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Valerie Tiberius standing to the left of Juliette Cherbuliez in a kitchen

The Recipe for Happiness

Valerie Tiberius has published extensively on well-being and how we value it. She believes everyone has a personal recipe for well-being and recognizing that can help you live a fulfilling life. She discusses her ideas, their influence on her teaching, and how they have been useful to psychologists and psychiatrists.
Portrait of Heather Johnson.

Conway and Locke on Personhood

Philosophers John Locke and Anne Finch Conway don’t exactly agree on the answers to some essential philosophical questions: What is a person? How do persons remain the same over time? PhD candidate Heather Johnson investigates these questions and more by studying the similarities and differences in these thinkers’ ideas.
Portrait: Alan Love

Philosophy of Science and the Crisis of Reproducibility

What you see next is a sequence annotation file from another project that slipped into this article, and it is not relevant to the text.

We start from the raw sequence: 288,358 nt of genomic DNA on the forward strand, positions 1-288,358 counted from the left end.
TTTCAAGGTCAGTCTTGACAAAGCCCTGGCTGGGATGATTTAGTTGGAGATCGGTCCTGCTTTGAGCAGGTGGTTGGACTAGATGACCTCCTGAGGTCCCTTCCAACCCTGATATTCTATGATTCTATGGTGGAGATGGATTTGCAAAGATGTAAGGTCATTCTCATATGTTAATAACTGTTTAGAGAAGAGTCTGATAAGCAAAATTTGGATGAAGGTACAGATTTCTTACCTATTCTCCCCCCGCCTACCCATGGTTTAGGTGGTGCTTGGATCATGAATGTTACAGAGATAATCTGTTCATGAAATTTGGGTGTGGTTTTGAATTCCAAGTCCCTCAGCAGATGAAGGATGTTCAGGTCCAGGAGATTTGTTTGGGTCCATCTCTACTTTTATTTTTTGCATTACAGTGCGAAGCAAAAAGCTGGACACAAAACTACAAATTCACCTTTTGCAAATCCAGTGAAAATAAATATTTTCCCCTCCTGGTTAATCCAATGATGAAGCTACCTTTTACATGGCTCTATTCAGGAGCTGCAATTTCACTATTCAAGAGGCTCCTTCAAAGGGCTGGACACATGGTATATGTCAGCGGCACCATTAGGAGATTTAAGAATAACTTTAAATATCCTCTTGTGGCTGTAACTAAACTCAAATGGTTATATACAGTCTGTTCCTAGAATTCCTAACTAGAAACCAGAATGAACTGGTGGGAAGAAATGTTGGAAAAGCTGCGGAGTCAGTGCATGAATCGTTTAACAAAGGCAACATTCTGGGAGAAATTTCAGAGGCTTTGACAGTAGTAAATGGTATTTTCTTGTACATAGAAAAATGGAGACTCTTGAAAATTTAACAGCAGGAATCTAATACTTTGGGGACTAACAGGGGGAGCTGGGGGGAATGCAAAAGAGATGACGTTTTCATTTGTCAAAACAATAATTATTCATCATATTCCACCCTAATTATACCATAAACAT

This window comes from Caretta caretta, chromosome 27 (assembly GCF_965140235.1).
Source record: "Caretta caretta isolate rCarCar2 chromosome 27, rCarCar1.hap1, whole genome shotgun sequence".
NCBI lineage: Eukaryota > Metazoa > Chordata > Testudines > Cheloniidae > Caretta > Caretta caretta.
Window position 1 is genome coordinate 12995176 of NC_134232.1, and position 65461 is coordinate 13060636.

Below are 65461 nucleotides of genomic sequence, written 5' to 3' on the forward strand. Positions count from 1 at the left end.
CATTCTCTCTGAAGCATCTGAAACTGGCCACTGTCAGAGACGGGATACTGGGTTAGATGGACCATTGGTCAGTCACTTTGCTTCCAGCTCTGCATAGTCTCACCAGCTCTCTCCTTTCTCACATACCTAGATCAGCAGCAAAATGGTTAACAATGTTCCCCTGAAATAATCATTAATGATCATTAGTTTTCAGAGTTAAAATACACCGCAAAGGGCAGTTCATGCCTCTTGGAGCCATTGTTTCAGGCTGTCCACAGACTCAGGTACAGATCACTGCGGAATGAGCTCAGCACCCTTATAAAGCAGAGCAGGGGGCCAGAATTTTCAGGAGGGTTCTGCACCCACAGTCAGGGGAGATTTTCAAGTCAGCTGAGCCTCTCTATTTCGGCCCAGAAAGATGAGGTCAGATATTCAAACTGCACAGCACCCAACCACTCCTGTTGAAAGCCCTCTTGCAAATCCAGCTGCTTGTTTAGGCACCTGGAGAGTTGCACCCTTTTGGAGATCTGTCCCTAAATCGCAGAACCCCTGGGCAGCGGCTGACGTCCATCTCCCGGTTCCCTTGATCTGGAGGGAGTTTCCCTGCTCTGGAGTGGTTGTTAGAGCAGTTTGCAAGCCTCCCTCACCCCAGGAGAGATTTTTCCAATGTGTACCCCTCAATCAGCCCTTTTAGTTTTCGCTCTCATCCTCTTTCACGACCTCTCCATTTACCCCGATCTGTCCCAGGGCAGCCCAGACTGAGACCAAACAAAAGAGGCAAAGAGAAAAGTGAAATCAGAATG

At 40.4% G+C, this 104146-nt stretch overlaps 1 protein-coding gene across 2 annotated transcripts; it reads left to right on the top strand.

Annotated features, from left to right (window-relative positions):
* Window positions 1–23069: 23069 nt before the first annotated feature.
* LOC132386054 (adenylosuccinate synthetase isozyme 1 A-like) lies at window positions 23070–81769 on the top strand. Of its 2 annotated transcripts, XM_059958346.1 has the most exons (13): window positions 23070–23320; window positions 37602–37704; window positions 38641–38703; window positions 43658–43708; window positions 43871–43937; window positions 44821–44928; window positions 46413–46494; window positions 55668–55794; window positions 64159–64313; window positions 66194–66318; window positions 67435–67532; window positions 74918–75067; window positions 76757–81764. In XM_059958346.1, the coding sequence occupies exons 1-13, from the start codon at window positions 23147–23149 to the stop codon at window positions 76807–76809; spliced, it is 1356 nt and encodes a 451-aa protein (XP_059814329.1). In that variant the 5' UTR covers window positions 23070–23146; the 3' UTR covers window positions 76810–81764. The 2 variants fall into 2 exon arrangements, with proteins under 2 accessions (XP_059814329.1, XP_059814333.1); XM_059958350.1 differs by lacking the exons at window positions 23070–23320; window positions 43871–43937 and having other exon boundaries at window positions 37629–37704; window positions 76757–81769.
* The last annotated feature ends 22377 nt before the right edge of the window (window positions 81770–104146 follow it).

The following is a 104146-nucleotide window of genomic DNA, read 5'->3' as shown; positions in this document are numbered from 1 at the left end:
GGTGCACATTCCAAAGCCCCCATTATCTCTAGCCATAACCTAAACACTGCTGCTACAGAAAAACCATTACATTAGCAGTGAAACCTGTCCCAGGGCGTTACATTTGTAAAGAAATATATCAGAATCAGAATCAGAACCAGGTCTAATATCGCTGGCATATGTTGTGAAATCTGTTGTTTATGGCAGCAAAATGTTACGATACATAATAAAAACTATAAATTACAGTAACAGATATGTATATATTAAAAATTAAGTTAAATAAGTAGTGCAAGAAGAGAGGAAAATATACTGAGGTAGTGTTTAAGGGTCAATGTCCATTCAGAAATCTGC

While biologists and psychologists might seek to replicate an experiment, mathematicians might seek to reproduce a proof. Alan Love contends that reproducibility failures should not be taken to undermine the reliability or trustworthiness of science: “We should be confident precisely because scientists sometimes get it wrong, since they know how to process their errors and take advantage of situations when they fail.”
Portrait of Immanuel Kant.

Kant: A Polymath of Modern Thought

Academics have said that all philosophy created in the last 200 years is a response to Immanuel Kant. The influence of his work, however, has spread much further than the realm of philosophy. Today, chemists and politicians alike grapple with the ideas of this poor Prussian boy and how his century-old writings are still shaping modern thought.
Portrait of Matthias Rothe.

The Politics of Kant’s Failures

Philosopher Immanuel Kant’s work delves deep into the concept of freedom in both his moral and political philosophies—so what does a Kant scholar do when these treatments of freedom don’t quite seem to line up? Professor Matthias Rothe explains how inconsistencies in Kant’s work must be understood in a broader historical, social, and political context.

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